LOOK OUT, IT’S OM TRIO — Jazz up your night out with OM Trio, who will play Murphy’s Tin Palace in Durham on Saturday at 10 p.m. Doors open at 8 p.m. Admission is $4. Pictured here are, from left, bassist Pete Novembre, drummer Ilya Stemkovsky and keyboardist Brian Felix. (Courtesy photo)

Just say OM: California-based trio is ready to get funky at Murphy’s Tin Palace


Showcase Correspondent

The San Francisco-based OM Trio plays the jazz/funk theme music to the ’70s TV shows of your imagination. Their imaginations (and chops) take them beyond their jazz/funk foundation into the realms of metal, reggae and trippy electronica. They call this heady mix "elevator music for headbangers."

OM Trio makes their New Hampshire debut headlining at Murphy’s Tin Palace in Durham on Saturday, Sept. 6. If the buzz from recent performances at the High Sierra Music Festival and The Great American Music Hall are any indication, this may shape up to be one of those "remember when" shows. I had the good fortune to attend Phish shows when they played to 200 people and there is a similar grass roots excitement among OM Trio fans.

The band’s name is a reference to the ironically titled John Coltrane piece "OM," a crazy free-jazz workout that is far from meditative. Though the band subscribes to the improvisational ethic of Coltrane, their jazz roots can be found simmering in the electric cauldron of Miles Davis’ "Bitches Brew," particularly the eerie space-age keyboards of Chick Corea and the genre-crossing propulsion of drummer Jack DeJohnette.

The rock-jazz jamming of Phish, the funky electric jazz of "Headhunters"-era Herbie Hancock, and bands fusing these two genres —like Mahavishnu Orchestra, Steely Dan and Tower Of Power — all inform OM Trio’s music. The band is most often compared to the keyboards, drums and bass combo Medeski, Martin and Wood. In a recent telephone interview, I asked OM keyboardist Brian Felix if they were tired of the comparisons.

"We think MMW is a great band. They’re an extremely talented and accomplished group and we welcome the comparison. In reality, we don’t really sound much like them; we just have the same instrumentation. Someone described us as a heavier version of MMW, at least there’s a reference point there."

OM Trio is heavier, having absorbed heavy metal, industrial, rap metal and hip-hop.

Though now based in California’s Bay Area, all three members have New Jersey roots. Drummer Ilya Stemkovsky (his family moved from Moscow, Russia, to the United States when he was 5,) keyboardist Brian Felix and bassist Pete Novembre recently released their fifth album, "GLOBALPOSITIONINGRECORD." Their newest release has more studio polish than its "live in concert" and "live feeling" predecessors.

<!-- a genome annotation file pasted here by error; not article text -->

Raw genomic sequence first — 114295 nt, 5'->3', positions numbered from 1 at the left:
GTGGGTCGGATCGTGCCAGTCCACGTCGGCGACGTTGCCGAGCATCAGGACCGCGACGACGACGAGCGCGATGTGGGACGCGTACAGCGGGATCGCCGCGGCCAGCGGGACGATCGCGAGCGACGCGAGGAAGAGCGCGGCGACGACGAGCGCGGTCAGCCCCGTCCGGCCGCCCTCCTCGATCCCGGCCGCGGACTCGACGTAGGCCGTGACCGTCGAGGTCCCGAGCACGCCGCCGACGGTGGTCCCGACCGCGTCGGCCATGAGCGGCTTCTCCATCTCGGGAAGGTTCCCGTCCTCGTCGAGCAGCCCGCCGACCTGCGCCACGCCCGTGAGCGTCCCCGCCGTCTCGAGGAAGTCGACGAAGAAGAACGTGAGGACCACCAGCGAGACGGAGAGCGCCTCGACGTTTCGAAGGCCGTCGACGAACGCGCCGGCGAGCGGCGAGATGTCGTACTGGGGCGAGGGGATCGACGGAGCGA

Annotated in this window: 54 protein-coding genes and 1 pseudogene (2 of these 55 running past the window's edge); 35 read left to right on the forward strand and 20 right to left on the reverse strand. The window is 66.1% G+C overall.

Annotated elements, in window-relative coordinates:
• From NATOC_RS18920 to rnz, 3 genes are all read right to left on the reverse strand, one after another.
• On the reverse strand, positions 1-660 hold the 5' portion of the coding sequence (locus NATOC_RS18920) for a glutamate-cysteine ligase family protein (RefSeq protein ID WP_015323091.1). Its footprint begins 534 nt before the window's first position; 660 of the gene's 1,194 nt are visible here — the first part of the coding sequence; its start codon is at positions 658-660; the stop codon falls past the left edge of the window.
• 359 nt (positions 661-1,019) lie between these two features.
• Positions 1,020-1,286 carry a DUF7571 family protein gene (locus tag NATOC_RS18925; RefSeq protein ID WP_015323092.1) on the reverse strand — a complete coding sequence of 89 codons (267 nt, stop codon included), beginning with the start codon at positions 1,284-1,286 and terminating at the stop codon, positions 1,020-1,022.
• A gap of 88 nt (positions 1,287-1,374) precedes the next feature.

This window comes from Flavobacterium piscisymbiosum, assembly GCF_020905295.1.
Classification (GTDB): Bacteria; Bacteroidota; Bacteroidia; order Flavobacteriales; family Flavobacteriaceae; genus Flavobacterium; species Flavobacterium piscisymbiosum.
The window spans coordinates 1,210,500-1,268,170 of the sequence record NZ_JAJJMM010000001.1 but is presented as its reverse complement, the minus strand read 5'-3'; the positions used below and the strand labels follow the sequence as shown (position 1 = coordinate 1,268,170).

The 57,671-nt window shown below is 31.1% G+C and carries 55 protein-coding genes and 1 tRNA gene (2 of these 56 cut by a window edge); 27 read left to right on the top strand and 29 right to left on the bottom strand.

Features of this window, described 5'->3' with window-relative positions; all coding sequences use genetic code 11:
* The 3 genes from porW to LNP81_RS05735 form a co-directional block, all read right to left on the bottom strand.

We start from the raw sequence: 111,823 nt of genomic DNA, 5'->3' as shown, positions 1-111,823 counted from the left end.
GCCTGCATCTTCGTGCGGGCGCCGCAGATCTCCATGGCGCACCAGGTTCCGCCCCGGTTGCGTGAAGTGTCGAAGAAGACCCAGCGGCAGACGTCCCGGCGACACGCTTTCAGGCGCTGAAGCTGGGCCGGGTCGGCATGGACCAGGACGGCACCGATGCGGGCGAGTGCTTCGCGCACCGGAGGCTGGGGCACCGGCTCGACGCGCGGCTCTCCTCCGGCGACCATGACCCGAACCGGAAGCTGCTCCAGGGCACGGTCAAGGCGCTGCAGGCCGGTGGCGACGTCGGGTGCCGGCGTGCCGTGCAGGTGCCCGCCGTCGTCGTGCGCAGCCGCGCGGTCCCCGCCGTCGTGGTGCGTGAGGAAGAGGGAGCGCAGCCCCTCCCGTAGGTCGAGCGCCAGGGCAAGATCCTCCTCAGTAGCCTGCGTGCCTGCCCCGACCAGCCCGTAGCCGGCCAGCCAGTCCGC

OM Trio played 150 shows in 2002, and they’re on a similar pace this year. All that gigging has forged a tight yet limber band showcasing its harmonic complexity while remaining free flowing. The trio has developed a live telepathy that allows them to quickly shift from funk to acid jazz to reggae to metal, while retaining a cohesiveness that makes sense of it all.

Of course it helps keyboardist Felix on his space flights and funky solos to have a kickin’ rhythm section: Novembre (biggest influence — Parliament/Funkadelic’s Bootsy Collins — ’nuff said) and especially Stemkovsky. If you’ve ever perused Modern Drummer Magazine or can name all the drummers ever employed by Frank Zappa, or if you have ever pondered the tonal qualities of maple versus birch shells, you owe it to yourself (if not the neighbors) to get to Durham and check this guy out. Stemkovsky combines the qualities of jazz great Tony Williams with rock legend John Bonham. He hits hard and heavy without being bombastic. At times he will lay so far back on the beat he widens the groove to Hummer-like dimensions. Other times he is out front driving the train, lending the more electronica feeling pieces a metronomic precision you’d swear was a drum machine if not for the warmth of tone.

"He fairly well slams," said Christopher Fortier, former guitarist for Portsmouth garage rock legends Gandhi’s Lunchbox. Fortier now lives in San Francisco and has sound engineered a number of OM Trio’s shows.

I asked Felix if OM Trio believed in a principle championed by another San Francisco band, The Grateful Dead: allowing taping of their live shows.

"Tapers are encouraged at our shows and the bootlegs are starting to spread. It’s a great way to build word of mouth," Felix replied.

University of New Hampshire students unpack your bags, cue up the DAT recorder and get downtown. All you noncollegiate fans of "music for the head and the feet," the show is Saturday, Sept. 6 at Murphy’s Tin Palace, 2 Ballard St, Durham, 868-7456. Tickets are $4, and doors open at 8 p.m., OM Trio plays at 10 p.m. for two sets. The show is for ages 21 and older